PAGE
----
Introductory statement

It gives me great pleasure to present our latest thoughts on macroprudential policy in the new issue of the Macroprudential Bulletin. The Macroprudential Bulletin provides insight into our ongoing work in the field of macroprudential policy, thereby contributing to greater transparency and fostering broader discussion on key macroprudential issues. This issue focuses on four areas in particular.

The first article investigates whether the euro area banking system is more resilient ten years after the global financial crisis. Over the past decade a series of reforms have taken place to make the financial system safer and more stable. Analysis shows that, thanks to the regulatory efforts, the ability of the banking system to absorb losses, while minimising the cost to taxpayers, increased between 3.5 and 12-fold between 2007 and 2017, depending on the assumptions on the scope of the bail-in tool. This has been achieved through higher regulatory capital and the new resolution framework, which includes the bail-in tool and the potential intervention of the Single Resolution Fund, as well as a significant reduction in the average probability of default of banks. Notwithstanding the significant increase in the average level of resilience in the euro area banking system, the post-crisis regulatory work is not yet complete. Recent and outstanding regulatory reforms, in particular the finalisation of the Basel III package and the MREL requirements, should be properly implemented to further strengthen the resilience of banks, especially outlier institutions.

The second article reports the results of a macroprudential stress-test that finds that the euro area banking system would be resilient to a deep simultaneous recession in global economies combined with large falls in asset prices in 2018-2020. With an 8% reduction in euro area GDP, banks would face cumulative losses amounting to 3.6 percentage points of 2017 CET1, but only 26% of significant euro area banks fall short of their combined buffer requirement. The macroprudential stress test incorporates banks’ dynamic responses to the stress (as compared to the static balance sheet approach of the EBA stress tests) and shows how banks’ deleveraging could lead to further deterioration in economic conditions in an adverse scenario. The inclusion of an additional feedback mechanism reveals considerable amplification resulting in a 1.6% deeper contraction in euro area GDP.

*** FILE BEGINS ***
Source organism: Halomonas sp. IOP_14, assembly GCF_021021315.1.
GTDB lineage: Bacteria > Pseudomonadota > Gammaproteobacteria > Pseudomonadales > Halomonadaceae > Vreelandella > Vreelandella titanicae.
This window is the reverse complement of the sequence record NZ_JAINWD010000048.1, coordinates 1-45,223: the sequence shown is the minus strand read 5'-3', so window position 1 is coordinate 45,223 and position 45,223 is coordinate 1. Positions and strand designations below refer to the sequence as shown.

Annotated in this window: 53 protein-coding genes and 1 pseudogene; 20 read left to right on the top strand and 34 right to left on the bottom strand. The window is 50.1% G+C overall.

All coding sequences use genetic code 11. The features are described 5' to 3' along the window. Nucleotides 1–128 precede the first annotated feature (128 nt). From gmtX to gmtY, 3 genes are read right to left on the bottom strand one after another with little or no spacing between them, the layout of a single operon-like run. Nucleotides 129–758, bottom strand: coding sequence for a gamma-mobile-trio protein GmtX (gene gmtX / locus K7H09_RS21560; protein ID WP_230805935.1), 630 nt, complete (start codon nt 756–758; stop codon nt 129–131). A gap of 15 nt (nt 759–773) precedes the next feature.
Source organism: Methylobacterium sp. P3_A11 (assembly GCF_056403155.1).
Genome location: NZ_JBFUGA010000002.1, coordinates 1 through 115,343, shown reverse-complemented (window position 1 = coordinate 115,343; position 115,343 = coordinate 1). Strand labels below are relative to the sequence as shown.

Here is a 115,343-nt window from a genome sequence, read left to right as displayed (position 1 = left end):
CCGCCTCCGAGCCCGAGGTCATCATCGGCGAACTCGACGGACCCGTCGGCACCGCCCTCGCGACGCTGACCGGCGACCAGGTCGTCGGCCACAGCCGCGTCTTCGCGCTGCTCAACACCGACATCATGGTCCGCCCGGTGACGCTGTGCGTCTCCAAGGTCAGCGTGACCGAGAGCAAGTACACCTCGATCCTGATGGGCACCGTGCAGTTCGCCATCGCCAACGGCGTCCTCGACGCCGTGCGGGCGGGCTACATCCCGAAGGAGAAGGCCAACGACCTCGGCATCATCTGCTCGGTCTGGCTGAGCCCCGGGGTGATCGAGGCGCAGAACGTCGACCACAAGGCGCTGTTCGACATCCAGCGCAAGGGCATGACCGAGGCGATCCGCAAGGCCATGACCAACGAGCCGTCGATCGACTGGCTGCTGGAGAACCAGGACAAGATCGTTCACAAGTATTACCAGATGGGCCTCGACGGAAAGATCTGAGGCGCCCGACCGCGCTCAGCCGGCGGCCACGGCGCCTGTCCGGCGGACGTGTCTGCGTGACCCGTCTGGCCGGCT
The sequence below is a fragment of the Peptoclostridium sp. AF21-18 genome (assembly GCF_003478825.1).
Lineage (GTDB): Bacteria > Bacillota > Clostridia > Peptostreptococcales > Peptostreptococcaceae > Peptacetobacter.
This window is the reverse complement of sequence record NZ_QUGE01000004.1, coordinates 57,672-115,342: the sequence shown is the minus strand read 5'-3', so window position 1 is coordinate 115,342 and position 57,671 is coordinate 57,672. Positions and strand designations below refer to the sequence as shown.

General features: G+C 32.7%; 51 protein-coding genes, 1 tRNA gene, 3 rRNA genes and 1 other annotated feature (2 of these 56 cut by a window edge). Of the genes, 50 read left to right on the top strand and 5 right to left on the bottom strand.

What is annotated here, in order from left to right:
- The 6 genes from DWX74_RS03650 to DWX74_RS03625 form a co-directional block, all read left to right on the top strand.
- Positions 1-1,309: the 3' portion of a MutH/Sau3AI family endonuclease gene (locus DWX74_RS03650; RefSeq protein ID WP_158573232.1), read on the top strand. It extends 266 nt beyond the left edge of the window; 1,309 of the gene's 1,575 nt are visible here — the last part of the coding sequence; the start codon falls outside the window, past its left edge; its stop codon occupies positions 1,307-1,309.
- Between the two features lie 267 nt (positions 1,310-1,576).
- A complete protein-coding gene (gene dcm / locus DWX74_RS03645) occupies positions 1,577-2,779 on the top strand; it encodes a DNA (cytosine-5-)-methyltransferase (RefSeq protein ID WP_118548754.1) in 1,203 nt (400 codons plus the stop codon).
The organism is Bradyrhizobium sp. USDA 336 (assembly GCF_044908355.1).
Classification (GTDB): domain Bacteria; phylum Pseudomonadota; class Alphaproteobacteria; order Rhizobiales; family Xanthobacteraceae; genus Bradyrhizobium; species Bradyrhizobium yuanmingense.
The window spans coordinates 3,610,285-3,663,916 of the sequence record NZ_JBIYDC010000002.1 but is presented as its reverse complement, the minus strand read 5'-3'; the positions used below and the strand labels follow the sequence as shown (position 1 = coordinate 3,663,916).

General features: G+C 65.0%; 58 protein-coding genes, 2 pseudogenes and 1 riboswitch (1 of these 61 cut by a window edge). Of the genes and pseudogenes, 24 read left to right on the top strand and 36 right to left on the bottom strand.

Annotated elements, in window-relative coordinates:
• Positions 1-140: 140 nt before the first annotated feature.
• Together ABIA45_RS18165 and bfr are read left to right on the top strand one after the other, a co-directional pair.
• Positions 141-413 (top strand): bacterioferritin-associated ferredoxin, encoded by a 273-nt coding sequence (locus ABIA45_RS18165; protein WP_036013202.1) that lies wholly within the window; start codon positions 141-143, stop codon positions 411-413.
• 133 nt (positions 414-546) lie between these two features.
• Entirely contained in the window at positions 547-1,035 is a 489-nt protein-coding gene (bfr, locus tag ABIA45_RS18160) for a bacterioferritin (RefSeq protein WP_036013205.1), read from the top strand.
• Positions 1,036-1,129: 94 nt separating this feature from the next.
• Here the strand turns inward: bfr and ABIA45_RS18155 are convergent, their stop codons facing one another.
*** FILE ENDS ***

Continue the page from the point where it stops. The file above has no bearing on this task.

The third article focuses on financial stability risks stemming from the residential real estate (RRE) market. The last global financial crisis in particular showed that the RRE market is closely linked to the financial sector and to the overall economy. The identification and monitoring of RRE market risks to financial stability and the design of policy responses are a priority for national macroprudential authorities and for the ECB. As a result, the ECB has established a framework to identify vulnerabilities in RRE markets and to assess the use of appropriate macroprudential policy tools. The application of this framework to RRE markets in euro area countries indicates that vulnerabilities are emerging across the euro area and that further proactive policy actions may be warranted in some countries.

The fourth article presents a review of the strategic choices regarding the timing and calibration of the countercyclical capital buffer (CCyB) in the euro area, finding commonalities as well as country specificities. The article sheds light on the causes of these different policy choices. It also exposes limitations encountered in the prominent role of the credit-to-GDP gap in the current Basel framework.

As in previous issues, this Macroprudential Bulletin also provides an overview of macroprudential policy measures that are currently applicable in euro area countries.

Finally, transparency about our ongoing work is not an end in itself. It is also an opportunity for an exchange of views. I would therefore like to invite you to share your views with us by sending an email with your feedback to ecb.macroprudential.bulletin@ecb.europa.eu. The same address can also be used if you want to receive notifications of future issues of the Macroprudential Bulletin.

Luis de Guindos
Vice-President of the European Central Bank